The influenza vaccination recommendations for the 2010-2011 flu season should be a lot less complicated than those for the current season, thanks to a new recommendation from the CDC's Advisory Committee on Immunization Practices, or ACIP. During the committee's Feb. 24-25 meeting in Atlanta, ACIP members voted without objection to expand the recommendation for annual influenza vaccination(www.cdc.gov) to include all people ages 6 months and older in whom the vaccine is not contraindicated.
ACIP members also voted to recommend that children ages 6 weeks to 5 years receive the recently approved 13-valent pneumococcal conjugate vaccine, Prevnar 13, in place of the currently used seven-valent Prevnar product.
The ACIP recommendations are considered provisional until they have been approved by the CDC director and HHS and published in Morbidity and Mortality Weekly Report.
According to the AAFP's 2009 immunization survey, more than 70 percent of Academy members are in favor of a universal flu vaccine recommendation.
"It's going to be a relatively minor addition," said Doug Campos-Outcalt, M.D., M.P.A., the AAFP's liaison to the ACIP. "Only 15 percent of the population didn't already have an indication for vaccination."
According to Campos-Outcalt, the problem with previous recommendations has been that many people in high-risk groups did not know they were considered "high risk" or that they were recommended to receive the vaccine.
"It might be easier to get people vaccinated now that it's a universal recommendation," said Campos-Outcalt, who is associate head of the department of family and community medicine at the University of Arizona College of Medicine, Phoenix. "We might get higher uptake."
Previously, seasonal flu vaccination was recommended for all children ages 6 months to 18 years and for all adults ages 50 and older. Those recommendations were simple enough to follow, but for people ages 19-49, things became more complex.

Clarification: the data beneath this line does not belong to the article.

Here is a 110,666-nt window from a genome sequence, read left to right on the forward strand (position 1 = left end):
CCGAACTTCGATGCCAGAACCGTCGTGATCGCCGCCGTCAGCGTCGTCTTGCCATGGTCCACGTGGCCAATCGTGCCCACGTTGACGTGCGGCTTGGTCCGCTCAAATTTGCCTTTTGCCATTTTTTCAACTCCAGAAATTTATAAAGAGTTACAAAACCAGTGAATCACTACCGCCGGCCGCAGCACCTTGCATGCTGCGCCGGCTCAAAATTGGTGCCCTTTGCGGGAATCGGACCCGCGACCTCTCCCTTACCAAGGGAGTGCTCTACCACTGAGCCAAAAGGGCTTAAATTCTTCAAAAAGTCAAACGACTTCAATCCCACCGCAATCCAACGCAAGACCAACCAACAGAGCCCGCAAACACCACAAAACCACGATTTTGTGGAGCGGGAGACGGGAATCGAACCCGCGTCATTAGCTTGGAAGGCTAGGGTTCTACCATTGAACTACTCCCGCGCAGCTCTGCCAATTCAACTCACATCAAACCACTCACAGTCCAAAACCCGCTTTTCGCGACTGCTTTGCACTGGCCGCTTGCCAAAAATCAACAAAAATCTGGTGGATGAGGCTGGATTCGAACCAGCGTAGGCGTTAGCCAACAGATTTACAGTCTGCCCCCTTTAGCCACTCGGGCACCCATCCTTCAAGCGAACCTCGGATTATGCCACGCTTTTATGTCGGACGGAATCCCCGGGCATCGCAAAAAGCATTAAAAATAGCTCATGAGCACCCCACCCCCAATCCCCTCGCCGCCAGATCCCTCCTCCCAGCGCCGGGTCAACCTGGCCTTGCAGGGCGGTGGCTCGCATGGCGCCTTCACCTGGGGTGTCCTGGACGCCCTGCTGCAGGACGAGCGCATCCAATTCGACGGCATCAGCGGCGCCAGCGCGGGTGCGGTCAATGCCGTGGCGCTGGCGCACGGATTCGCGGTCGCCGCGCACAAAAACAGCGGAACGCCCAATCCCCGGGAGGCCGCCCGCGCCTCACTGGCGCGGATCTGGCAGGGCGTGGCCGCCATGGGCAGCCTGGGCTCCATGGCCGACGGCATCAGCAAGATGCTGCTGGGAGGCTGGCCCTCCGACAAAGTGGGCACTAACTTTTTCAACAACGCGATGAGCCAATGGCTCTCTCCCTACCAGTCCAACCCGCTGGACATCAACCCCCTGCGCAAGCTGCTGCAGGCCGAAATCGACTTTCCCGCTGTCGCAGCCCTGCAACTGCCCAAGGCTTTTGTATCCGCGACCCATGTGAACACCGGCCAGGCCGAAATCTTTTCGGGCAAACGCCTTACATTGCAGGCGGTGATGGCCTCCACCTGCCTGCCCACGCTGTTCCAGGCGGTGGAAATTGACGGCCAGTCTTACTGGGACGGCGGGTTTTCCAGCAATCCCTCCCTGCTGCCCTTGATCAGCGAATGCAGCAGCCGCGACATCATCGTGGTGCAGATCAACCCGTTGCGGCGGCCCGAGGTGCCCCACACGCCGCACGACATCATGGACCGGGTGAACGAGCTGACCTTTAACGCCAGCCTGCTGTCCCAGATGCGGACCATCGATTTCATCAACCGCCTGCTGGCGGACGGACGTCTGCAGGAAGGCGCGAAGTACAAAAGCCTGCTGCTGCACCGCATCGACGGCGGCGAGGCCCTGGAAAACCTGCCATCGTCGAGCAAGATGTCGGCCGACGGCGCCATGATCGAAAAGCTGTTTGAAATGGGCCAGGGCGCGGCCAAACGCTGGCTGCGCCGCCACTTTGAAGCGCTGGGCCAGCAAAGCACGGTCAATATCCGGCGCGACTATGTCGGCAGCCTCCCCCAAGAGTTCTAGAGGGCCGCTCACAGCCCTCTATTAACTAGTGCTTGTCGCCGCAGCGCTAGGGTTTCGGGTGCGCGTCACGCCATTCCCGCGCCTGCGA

People ages 19-49 were recommended for vaccination if they were health care workers; residents of nursing homes or other long-term care facilities; or household contacts of high-risk individuals, including caregivers for children younger than age five years.
People in that age range also were indicated for vaccination if they had any of the following high-risk conditions:
- chronic disorders of the cardiovascular or pulmonary systems, including asthma;
- chronic metabolic diseases, including diabetes mellitus;
- renal or hepatic dysfunction;
- immunocompromising conditions;
- cognitive, neurologic or neuromuscular disorders;
- pregnancy during fluenza season; and
Campos-Outcalt said that despite the expanded recommendations, no supply problems are anticipated because new flu vaccine products are coming on the market. In fact, said the CDC, "based on current projections, more licensed types and brands of seasonal influenza vaccines will be available in the 2010-11 influenza season than have ever been available before."
Moreover, said the agency, less than half of the people recommended to receive flu vaccinations each year usually do so.
The 2010-2011 trivalent flu vaccine will include the 2009 influenza A (H1N1) virus. During the 2009-2010 flu season, separate vaccinations were required for seasonal flu and H1N1. Campos-Outcalt said H1N1 would have been included in the seasonal flu vaccine last year if it had surfaced before the decision on what to include in the seasonal vaccine had been made.
Meanwhile, Prevnar 13 was recommended by the ACIP the same day it was approved by the FDA. The vaccine, which is manufactured by Collegeville, Pa.-based Wyeth Pharmaceuticals, replaces Prevnar, the seven-valent conjugate vaccine that was licensed in 2000 to prevent invasive pneumococcal disease and otitis media.
The seven Streptococcus pneumoniae serotypes that Prevnar was intended to prevent accounted for about 80 percent of invasive pneumococcal disease in North American children when the vaccine was licensed 10 years ago, according to the FDA. The agency said that within seven years of the vaccine's introduction, the rate of disease caused by those seven serotypes in children younger than 5 was reduced by 99 percent.
Of the remaining invasive pneumococcal disease burden in that age group, 62 percent of cases are caused by the six additional serotypes included in Prevnar 13, said FDA officials.
The new vaccine is administered in a four-dose series at ages 2, 4, 6 and 12-15 months.
According to Wyeth, children who started their vaccination series with Prevnar should complete the series with Prevnar 13. In addition, a booster dose of Prevnar 13 is recommended for children as old as 59 months who have completed the four-dose Prevnar series.
Pfizer, Wyeth's parent company, said it expects the new vaccine to be available in the United States during the first quarter of 2010.